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Does a personal letter to a doctor come under the privacy act?

Braintree, MA |

My doctor never took me seriously, so I wrote an angry letter to him (e.g. I had acute Congestive Heart Failure for four years and he had never tested me for anything-even an EKG. I personally did not think the letter was harassing. He just would not talk to me about it personally, so I wrote it down. I marked the letter Personal. Later on, I found that he had instructed all the staff in his office-it was a big office (and a call center) to harass me. Does this come under the privacy act? He is now retired. Was it unethical?

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Attorney answers 2


I am going to assume for purposes of answering your question that by privacy act you mean HIPPA laws which generally protect your medical information from being disseminated without your permission, and I am not sure if your letter would fall under that and even if it did, he only shared it with his office. If you have evidence that your doctor instructed his office to harass you or committed malpractice in failing to treat you as other like professionals in his field would have, then you may want to consult an attorney about a possible claim against the doctor and his office. If you feel that what your doctor did was unethical you may want to contact the state or federal regulatory board that oversees doctors, such as the American Medical Association.

Please be sure to mark if you find the answer "helpful" or a "best" answer. (It lets us know how we are doing.) Attorney Kremer is licensed to practice in Massachusetts. Please visit her Avvo profile for contact information. In accordance with Avvo guidelines, the following disclaimer applies to all responses given in this forum: The above is NOT legal advice, and is NOT intended to be legal advice. No Attorney-Client relationship is created through the above answer.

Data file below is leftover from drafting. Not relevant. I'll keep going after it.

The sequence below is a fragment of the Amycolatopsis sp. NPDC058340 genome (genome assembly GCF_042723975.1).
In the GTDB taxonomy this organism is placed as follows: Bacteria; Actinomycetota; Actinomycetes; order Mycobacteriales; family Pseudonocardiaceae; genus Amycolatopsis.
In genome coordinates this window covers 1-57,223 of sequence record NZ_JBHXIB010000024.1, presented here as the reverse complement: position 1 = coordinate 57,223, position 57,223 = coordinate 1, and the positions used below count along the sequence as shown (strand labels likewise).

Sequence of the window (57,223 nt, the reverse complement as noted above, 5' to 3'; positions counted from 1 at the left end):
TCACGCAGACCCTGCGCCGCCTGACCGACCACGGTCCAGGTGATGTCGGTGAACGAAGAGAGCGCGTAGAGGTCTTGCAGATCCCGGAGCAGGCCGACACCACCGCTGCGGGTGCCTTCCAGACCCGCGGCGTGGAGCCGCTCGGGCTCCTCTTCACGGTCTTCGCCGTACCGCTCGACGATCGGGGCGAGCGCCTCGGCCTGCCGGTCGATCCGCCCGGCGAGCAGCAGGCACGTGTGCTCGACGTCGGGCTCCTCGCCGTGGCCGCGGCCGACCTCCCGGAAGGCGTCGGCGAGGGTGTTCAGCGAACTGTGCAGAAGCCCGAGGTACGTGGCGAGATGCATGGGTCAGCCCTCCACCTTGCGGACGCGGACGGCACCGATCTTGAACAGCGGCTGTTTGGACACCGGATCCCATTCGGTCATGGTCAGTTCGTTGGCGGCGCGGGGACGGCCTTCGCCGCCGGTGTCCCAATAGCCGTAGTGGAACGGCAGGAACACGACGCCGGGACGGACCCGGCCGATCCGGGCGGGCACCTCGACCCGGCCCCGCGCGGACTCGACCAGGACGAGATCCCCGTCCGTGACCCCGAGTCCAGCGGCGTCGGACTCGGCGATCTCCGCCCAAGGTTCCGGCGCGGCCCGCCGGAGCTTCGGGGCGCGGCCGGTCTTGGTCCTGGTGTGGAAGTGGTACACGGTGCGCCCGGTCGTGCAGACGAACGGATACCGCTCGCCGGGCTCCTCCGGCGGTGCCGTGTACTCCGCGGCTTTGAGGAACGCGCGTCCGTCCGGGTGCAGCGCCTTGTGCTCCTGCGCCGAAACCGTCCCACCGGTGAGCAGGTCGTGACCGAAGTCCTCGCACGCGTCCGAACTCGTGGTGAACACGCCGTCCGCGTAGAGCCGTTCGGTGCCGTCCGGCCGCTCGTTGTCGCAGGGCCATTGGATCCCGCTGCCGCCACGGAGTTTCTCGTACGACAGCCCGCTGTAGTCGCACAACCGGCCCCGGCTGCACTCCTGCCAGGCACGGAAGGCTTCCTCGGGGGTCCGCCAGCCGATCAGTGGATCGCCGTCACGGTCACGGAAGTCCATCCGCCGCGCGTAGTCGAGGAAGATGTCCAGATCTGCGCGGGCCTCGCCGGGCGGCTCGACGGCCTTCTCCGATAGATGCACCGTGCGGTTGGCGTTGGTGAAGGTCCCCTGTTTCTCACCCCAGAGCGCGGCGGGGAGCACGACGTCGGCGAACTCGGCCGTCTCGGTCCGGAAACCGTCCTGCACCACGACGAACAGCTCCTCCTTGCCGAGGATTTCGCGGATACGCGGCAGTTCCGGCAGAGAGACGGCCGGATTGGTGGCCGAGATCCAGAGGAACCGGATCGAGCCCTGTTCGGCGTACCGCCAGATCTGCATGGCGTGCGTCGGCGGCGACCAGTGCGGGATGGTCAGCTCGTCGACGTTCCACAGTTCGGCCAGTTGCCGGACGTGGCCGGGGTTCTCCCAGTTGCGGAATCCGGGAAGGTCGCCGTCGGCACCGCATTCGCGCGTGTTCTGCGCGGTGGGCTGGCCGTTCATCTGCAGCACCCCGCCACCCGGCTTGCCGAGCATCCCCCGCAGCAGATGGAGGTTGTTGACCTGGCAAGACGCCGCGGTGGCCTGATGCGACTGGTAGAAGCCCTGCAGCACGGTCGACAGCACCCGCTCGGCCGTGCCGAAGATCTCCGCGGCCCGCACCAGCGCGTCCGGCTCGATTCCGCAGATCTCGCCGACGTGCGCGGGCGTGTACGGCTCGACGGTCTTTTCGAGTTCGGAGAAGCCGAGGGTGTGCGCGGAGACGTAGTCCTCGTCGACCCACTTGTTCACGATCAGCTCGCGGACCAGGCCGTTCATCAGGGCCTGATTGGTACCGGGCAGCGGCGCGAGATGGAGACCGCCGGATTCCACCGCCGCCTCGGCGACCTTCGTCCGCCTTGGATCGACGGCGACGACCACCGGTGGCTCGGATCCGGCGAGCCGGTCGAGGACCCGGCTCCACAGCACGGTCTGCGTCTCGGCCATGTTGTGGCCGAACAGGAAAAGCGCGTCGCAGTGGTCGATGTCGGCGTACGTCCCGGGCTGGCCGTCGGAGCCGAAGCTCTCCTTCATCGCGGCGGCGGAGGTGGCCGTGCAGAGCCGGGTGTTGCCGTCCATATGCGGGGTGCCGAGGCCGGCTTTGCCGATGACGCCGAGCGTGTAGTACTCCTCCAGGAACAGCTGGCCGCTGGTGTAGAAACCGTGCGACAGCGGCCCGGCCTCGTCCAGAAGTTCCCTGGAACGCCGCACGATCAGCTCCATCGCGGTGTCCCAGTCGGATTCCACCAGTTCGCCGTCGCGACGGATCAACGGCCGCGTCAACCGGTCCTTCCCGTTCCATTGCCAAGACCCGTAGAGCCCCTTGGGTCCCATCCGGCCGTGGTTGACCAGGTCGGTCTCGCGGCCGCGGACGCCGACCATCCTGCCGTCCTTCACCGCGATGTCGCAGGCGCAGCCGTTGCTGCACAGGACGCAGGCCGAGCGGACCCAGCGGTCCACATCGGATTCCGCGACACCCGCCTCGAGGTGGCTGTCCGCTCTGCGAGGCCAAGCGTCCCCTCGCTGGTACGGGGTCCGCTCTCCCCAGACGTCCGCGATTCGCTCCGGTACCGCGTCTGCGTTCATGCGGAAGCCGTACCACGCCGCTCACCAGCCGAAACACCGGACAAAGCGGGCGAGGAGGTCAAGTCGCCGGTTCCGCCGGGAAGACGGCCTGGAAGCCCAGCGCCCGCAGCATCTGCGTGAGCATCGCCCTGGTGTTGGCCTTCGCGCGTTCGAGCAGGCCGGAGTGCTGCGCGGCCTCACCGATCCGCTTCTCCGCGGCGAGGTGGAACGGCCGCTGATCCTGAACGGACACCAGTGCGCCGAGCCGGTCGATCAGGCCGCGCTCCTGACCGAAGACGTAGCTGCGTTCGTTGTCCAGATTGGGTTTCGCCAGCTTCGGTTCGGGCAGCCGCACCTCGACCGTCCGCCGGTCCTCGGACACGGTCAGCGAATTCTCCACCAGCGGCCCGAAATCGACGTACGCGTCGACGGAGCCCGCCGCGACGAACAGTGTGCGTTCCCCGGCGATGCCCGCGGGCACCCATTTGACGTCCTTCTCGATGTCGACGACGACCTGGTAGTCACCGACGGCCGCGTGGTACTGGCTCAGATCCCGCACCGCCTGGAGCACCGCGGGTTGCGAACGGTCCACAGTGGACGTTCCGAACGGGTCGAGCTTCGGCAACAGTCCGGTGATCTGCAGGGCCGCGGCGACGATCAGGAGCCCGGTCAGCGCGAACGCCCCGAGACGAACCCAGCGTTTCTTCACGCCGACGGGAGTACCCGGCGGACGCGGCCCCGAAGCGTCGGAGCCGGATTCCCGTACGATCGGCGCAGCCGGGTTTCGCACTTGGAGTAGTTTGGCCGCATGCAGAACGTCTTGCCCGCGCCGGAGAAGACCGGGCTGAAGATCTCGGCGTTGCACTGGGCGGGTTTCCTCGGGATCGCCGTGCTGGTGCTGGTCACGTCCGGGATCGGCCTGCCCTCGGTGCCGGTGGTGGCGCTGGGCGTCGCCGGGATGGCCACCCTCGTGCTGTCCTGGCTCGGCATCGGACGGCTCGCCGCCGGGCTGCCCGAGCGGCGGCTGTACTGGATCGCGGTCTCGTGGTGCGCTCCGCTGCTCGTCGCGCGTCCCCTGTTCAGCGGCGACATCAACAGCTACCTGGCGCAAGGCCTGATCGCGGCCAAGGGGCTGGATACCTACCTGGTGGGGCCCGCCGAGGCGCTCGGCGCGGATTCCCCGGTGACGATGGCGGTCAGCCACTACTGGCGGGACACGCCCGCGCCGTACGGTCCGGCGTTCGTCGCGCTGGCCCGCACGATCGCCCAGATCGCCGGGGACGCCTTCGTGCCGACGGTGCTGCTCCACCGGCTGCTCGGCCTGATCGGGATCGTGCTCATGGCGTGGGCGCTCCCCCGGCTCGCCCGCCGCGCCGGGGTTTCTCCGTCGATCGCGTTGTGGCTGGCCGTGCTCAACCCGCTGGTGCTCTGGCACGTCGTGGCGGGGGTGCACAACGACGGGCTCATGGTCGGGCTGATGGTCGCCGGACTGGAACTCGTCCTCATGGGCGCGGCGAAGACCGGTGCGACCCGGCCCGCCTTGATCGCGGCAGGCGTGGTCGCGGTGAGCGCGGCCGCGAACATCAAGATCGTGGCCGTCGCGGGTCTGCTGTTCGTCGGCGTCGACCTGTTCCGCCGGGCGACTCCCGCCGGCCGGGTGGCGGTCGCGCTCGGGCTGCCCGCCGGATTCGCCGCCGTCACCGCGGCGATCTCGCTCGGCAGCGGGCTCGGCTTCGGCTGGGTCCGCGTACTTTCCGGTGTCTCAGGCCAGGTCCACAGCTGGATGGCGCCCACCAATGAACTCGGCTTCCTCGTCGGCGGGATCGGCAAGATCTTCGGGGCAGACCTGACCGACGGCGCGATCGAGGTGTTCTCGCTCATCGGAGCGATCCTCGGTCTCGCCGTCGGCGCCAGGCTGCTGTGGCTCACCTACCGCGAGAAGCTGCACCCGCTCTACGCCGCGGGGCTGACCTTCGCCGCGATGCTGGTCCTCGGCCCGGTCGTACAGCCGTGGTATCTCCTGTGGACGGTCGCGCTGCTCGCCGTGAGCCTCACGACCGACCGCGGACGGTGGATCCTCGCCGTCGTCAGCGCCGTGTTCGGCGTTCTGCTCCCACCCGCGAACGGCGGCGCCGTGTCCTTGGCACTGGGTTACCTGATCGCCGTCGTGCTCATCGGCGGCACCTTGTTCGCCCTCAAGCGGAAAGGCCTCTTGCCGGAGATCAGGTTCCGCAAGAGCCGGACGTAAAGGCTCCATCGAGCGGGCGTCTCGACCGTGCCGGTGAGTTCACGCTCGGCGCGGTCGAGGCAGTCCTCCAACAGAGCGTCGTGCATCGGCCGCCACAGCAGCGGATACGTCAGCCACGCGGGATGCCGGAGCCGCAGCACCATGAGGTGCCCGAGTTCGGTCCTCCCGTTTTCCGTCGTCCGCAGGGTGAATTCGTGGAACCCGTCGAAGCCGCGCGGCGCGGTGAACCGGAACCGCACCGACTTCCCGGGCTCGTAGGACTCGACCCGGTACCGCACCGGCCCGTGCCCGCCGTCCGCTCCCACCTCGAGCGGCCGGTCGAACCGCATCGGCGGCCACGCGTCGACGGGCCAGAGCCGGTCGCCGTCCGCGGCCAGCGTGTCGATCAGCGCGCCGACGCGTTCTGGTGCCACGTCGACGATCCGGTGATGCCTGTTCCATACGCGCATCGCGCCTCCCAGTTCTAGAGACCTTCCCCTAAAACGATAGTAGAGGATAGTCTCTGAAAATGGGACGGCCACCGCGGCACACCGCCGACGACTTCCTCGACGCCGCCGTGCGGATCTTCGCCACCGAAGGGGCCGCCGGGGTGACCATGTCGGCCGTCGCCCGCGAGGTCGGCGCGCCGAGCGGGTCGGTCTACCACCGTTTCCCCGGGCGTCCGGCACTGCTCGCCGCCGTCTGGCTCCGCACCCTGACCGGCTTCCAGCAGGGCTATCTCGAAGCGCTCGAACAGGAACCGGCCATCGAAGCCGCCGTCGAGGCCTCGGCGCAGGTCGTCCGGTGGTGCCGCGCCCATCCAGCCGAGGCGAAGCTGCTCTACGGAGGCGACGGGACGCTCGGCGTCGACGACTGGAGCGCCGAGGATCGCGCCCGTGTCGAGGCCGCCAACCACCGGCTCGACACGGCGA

HIPAA has a "minimum necessary standard" which limits how much protected health information is used, disclosed, and requested for certain purposes. Generally within an office (at least based on my understanding) the staff may only discuss a patient's health for "treatment, payment, or health care operations" 45 CFR 164.502. From what you say, it definitely doesn't sound as thought it was for treatment or payment purposes. It may fall under the "health care operations" heading but probably not.

Depending on the type of harassment you may want to contact a lawyer for a free consultation and/or for medical malpractice if you suffered damages as a result of his failure to diagnose.

Good luck.

Atty: 845-704-7777. This answer is provided for informational purposes only and does not constitute legal advice. You should not take action based upon this information without consulting legal counsel. This answer is not intended to create, and does not create, an attorney-client relationship. PLEASE REMEMBER: All claims and legal matters have statutes of limitations and/or other important time periods that apply to them. This means that you must take action on all claims or legal matters within the required time period(s) or your claims could be barred by the statute of limitations or dismissed. Contact our office or another competent attorney immediately to discuss the particular facts of any claim or legal issue you might have in order to learn what time periods apply to your particular situation.

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